Switzerland is one of the most attractive locations for biotech companies and benefits from a very high influx of venture capital. At the same time, Switzerland has excellent prerequisites for further expanding its strong position in manufacturing complex biopharmaceuticals, as illustrated by numerous reports, presentations and panel discussions at the leading Swiss biotech industry conference.
At the Swiss Biotech Day, KPMG presents its latest report «Site Selection of Life Sciences Companies in Europe». The study analyzes the attractiveness of European countries as locations for pharmaceutical, biotech and medtech companies. «Switzerland is an attractive location in important comparative categories such as the size of the cluster, attractiveness for qualified employees and competitive taxes. However, the EU is also investing heavily in expanding the life sciences industry. Thus, competition for investments and talent are likely to increase further» explains André Guedel, expert in site evaluation at KPMG Switzerland. Economic parameters such as general competitiveness and innovation power, the financing environment, or the size of the talent pool are critical when choosing a location for biotech companies. Quality of life and a general work-life balance, R&D infrastructure and political stability also play a major role.
A global leader with a long list of successes
Thanks to this excellent environment coupled with continuous investments in research and the strong ability to innovate, the Swiss biotech industry has been one of the leading biotech hubs for many years. Together with the pharmaceutical industry it contributes to more than 40 percent of Swiss exports.
Brought to public attention by the Covid pandemic, the biotech industry has become very popular among investors. «By July 2021, investors invested around 2 billion Swiss francs in Swiss biotech companies. 80 percent thereof was raised by IPOs and companies listed on the stock exchange. In the first seven months of this year alone, five Swiss biotech companies successfully went public» says Jürg Zürcher, expert and EY Senior Advisor Biotechnology, in his update on this year’s Swiss Biotech Report.
The success stories of Bachem, Basilea, Esbatech, Lonza or Novimmune demonstrate the broad-based success of this industry. Consequently, these companies are honored with a «Swiss Biotech Success Stories Award» at the Swiss Biotech Day. In his keynote address, Roger Nitsch, CEO of Neurimmune, explains the important role Switzerland plays in the development of new drugs, such as Aducanumab. Aducanumab has recently been approved by the U.S. Food and Drug Administration for the treatment of Alzheimer’s disease. It was discovered by Neurimmune in collaboration with the University of Zurich and will be marketed by Biogen. Biogen will produce Aducanumab at its new manufacturing site in Luterbach in the canton of Solothurn.
International cooperation as the key to success
The fact that Switzerland is a major player in biotechnology is also reflected in its important contribution to combat the Covid pandemic. However, the performance of individual countries is not critical to overcoming the pandemic, as Michael Altorfer, CEO of the Swiss Biotech Association, emphasizes: «The success in developing new vaccines, diagnostics and a growing range of therapeutic options are ultimately the result of a fantastic international cooperation.»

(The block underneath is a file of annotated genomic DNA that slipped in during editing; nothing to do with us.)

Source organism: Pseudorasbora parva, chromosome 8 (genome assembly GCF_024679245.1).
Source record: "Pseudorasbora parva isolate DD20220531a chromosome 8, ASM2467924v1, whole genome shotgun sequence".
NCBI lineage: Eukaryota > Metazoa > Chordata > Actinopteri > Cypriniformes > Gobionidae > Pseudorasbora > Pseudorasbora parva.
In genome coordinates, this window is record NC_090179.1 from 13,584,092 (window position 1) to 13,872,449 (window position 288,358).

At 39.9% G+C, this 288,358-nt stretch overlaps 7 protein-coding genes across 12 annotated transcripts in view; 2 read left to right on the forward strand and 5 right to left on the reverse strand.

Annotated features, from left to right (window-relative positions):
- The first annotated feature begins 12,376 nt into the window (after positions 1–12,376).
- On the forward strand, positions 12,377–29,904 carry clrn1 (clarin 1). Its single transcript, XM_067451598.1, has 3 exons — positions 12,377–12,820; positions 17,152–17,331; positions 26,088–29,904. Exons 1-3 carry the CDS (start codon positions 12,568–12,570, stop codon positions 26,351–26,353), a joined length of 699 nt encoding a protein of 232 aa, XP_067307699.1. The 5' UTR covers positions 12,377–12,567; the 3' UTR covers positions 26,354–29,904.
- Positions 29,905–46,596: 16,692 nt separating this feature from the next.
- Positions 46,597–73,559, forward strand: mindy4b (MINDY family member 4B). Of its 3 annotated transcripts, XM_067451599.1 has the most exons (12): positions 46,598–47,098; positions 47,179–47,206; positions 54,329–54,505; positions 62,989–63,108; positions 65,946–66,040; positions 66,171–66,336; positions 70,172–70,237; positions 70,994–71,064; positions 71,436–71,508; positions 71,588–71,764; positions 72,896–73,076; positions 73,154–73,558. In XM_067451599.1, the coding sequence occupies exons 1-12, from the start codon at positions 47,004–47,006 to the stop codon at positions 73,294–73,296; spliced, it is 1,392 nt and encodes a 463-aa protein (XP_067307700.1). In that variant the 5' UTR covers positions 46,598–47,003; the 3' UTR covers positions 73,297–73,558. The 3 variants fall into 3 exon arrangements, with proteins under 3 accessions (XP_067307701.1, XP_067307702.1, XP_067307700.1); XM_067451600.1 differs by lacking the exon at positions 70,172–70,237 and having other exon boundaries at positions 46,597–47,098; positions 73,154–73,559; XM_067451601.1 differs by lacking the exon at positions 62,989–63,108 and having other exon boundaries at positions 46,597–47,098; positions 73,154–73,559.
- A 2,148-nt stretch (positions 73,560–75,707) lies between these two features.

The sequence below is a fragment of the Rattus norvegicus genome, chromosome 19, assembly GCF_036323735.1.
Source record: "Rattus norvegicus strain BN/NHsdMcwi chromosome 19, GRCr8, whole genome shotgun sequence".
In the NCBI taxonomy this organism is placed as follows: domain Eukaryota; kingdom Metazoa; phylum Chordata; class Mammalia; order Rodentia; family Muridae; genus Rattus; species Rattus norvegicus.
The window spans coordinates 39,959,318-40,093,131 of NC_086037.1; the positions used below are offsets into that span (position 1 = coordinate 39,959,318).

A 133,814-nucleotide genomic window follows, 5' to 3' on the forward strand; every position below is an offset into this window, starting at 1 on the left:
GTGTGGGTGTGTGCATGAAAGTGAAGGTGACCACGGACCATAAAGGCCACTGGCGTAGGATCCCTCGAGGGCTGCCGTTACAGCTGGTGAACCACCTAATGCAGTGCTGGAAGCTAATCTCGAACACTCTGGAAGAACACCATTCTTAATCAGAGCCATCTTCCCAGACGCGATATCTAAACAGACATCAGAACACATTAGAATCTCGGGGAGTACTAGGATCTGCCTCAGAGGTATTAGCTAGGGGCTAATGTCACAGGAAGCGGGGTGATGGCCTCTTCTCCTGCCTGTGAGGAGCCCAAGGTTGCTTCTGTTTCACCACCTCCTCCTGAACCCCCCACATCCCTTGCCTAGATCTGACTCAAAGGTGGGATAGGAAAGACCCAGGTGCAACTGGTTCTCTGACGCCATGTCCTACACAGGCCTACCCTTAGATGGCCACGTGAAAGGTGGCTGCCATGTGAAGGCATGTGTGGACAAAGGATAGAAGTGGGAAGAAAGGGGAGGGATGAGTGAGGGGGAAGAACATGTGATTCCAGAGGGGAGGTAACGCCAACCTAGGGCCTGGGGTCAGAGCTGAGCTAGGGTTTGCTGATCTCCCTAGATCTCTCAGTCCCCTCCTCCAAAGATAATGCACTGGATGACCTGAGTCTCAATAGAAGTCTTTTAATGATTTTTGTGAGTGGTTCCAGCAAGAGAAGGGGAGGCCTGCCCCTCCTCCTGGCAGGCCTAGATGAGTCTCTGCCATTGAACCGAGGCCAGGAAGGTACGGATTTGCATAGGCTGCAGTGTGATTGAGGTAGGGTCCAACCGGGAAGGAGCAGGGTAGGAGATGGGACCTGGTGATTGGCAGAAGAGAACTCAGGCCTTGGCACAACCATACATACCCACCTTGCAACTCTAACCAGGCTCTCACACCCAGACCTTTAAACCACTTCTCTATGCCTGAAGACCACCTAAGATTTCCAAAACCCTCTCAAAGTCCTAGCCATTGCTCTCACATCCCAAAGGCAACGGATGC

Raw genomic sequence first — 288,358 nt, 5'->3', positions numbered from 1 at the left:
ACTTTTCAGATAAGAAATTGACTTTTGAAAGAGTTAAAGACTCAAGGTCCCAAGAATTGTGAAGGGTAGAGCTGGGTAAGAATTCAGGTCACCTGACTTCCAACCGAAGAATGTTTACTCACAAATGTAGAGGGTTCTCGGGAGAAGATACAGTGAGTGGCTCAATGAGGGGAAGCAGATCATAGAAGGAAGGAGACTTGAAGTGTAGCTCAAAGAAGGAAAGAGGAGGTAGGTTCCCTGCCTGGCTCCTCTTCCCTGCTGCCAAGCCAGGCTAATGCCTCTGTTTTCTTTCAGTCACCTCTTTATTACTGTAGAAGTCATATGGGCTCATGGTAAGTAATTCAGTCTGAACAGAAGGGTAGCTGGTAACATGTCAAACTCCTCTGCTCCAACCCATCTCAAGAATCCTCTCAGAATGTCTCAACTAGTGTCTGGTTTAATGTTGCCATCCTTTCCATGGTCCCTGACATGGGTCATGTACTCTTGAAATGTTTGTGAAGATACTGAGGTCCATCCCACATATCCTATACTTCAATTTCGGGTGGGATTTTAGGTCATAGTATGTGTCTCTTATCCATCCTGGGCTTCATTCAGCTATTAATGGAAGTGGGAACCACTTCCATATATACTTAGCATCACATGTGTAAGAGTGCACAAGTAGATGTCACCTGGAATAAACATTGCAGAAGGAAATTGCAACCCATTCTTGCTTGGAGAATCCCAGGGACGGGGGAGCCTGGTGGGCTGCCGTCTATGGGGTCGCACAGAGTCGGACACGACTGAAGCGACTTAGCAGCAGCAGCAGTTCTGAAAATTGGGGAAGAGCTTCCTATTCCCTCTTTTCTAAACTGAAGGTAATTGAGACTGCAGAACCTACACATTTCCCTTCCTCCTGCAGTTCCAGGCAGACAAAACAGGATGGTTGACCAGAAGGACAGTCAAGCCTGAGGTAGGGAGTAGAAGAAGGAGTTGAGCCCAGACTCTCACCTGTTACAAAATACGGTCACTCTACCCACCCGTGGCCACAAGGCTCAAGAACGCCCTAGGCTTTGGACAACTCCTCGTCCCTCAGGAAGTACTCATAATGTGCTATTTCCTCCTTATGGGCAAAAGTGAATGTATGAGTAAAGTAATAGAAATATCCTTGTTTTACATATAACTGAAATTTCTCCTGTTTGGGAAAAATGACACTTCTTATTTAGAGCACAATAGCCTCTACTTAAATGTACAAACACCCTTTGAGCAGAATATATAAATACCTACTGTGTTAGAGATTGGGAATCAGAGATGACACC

Paradoxically, this cooperation is suddenly under severe pressure at a time of its greatest success. A wide variety of countries have realized how dependent they are on global supply chains, which have proven to be politically susceptible under time and demand pressures. Many countries therefore wish to become more independent in the development and production of active ingredients for their own supply and to establish their own supply chains. The retreat to national supply chains and national, isolated research programs would be a massive set-back for global research networks. As Switzerland only has a very small local market it can focus and dedicate its capacity to the needs of foreign countries and thus has the opportunity to further expand its strong position in pharmaceutical manufacturing for the world.
Switzerland as a global producer of biopharmaceuticals and novel therapies
The competitive advantages of Switzerland, such as global networks, highly qualified talent, political stability and neutrality are being used by both multinational pharma companies as well as contract manufacturers to produce highly complex biopharmaceuticals and products in the field of novel gene and cell therapies. The rapid expansion of companies such as Lonza, Bachem, Siegfried, Dottikon and Celonic, demonstrate the potential of Switzerland to produce for a global demand. «The Swiss biotech and pharma industry covers the entire value chain and has significant – and growing – production capacities. For example, Merck has invested more than 400 million Swiss francs in new production capacities in Switzerland over the past two years, Biogen more than 1 billion Swiss francs in its site in Luterbach, and Lonza has built three new vaccine production lines in Visp,» emphasizes Michael Altorfer.
Well equipped for the future
In conclusion, Switzerland is well equipped for the future. Next to the expansion of industrial parks and production facilities, Switzerland offers a broad-based commitment to strong patent protection, a well-filled product pipeline and a strong start-up scene, which has contributed significantly to industry growth, as Jordi Montserrat, CEO of Venturelab, confirms at the Swiss Biotech Day: «The life sciences alumni of Venturelab and Venture Kick are among the biggest Swiss success stories in this area and have attracted several billion Swiss Francs in investments.»
You can read more and download Swiss Biotech Report 2021 here